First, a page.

KinderGals: Using 5 Little Ducks to Teach Math and Literacy

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Tuesday, September 17, 2013

Using 5 Little Ducks to Teach Math and Literacy

Five Little Ducks is a song that I think every teacher knows. When I first started teaching, I learned lots of fingerplays and songs. But it wasn't until much later that I knew the power of songs and chants in the kindergarten classroom. Here's a few things that makes songs and chants powerful.

Five Little Ducks



  • When singing with kids, children develop prosody. Prosody is the natural rhythm in fluent reading. The only ways to develop prosody is through songs, poems, and chants AND through repeated reading.
  • Charting your songs is also beneficial. By charting the song children see the text to talk connection. You can use the chart to teach any concepts of print--letters, words, directionality, punctuation, capital and lower case, etc.
  • When the chart is interactive, children can take an active role in the reading.


  • When using songs and charts in math, you must first decide on the standard. Do you want to teach counting, one less, combinations for 5, subtraction, etc.?
  • Be sure the standard is kept front and center. As you are singing the song, keep using the language to teach the standard. For example, after singing the song you might say, "There were 5 ducks but one went away. What number is one less than 5?" OR " There are 4 ducks in the pond, how many have gone away?"
  • Making the song into a little book is also useful. When children are learning any new mathematical concept, the learning should begin at the conceptual level. Conceptual level means to manipulate. Think about this: When reading the library book "5 Little Ducks" the children think that when you turn to the page with 4 ducks, these are 4 NEW ducks---the 5 ducks are still on the page before. This means that children at the conceptual level truly don't understand the mathematical concept that you are trying to teach. (Reading the book is at the pictorial level.)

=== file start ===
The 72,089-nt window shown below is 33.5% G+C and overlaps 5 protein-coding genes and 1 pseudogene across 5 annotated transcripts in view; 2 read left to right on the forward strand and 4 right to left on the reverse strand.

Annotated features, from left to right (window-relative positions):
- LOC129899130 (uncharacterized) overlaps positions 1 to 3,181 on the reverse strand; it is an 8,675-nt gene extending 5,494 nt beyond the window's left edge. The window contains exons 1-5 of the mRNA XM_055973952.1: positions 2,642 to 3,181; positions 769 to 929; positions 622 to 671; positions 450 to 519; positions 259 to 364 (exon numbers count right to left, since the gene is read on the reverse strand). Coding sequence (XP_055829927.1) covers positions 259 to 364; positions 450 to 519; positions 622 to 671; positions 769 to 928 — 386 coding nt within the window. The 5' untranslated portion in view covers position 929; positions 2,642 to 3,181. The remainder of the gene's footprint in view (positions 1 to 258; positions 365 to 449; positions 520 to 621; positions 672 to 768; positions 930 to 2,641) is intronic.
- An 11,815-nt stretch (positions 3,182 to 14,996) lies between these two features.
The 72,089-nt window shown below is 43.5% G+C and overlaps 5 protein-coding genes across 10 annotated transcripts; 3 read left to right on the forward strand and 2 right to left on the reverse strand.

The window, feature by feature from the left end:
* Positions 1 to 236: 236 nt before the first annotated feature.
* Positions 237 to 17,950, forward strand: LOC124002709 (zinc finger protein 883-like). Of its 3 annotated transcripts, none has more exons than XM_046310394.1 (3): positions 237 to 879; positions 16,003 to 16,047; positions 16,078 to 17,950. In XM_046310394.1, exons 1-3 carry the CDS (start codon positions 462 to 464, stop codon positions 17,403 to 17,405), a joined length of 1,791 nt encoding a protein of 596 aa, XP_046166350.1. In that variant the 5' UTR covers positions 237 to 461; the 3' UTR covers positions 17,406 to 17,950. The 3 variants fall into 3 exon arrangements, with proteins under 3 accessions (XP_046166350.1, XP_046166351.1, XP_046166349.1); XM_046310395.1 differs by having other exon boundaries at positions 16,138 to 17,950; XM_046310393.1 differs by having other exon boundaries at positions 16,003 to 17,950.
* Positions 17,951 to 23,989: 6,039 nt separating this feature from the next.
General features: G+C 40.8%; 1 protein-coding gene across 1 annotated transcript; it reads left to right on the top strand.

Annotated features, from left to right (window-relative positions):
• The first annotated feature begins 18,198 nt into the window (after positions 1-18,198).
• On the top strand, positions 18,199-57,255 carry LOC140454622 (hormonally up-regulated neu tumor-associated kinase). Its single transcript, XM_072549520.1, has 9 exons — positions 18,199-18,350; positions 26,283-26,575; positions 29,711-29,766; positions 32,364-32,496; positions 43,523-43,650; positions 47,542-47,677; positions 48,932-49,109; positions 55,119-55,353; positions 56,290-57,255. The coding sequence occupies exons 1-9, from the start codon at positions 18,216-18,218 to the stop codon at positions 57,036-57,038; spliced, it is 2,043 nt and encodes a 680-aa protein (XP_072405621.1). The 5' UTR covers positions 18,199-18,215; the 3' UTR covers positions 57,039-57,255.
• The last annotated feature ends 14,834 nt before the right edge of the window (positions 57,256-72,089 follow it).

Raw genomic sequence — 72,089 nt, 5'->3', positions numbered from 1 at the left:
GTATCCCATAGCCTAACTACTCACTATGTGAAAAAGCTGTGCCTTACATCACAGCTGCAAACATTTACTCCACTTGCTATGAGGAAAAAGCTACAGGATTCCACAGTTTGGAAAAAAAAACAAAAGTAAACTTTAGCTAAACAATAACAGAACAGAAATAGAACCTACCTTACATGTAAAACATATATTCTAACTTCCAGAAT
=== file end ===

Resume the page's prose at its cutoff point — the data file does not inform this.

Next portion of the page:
• When reading the song book and turn the pages, only one duck is moved. The 4 other ducks remain at the bottom.
  • Does this mean that we shouldn't read library books with math concepts. NO, not at all. However, think of how you can work at the conceptual level so that the children understand. Think about having 5 plastic ducks or 5 clip art images. Then, as you are reading the book, manipulate the ducks to show the kids what is happening.
You can find this chart and book in the 5 Little Ducks Interactive Chart unit.
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Corey Meyers said...

Looks like you got some spam on your blog...I was wondering, do you have a place where you explain the interactive charts? What does that mean? I noticed it's a center on another post and wondered what the kids do with it?

Kim and Megan said...

Hey Corey,
For interactive charts:
1. There are pieces that can be manipulated. So for this chart, the ducks and the numerals can be removed and the numerals can be changed
1. They can be used as a transition to move kids from one activity to another.
2. They can be used as a shared reading to cover any print concepts that you would cover with a big book or focus poem.
3. They are a great center where kids can practice those early reading skills. It's fun to watch them "be the teacher."
Hope this helps...

Corey Meyers said...

Thank you! I LOVE your blog!

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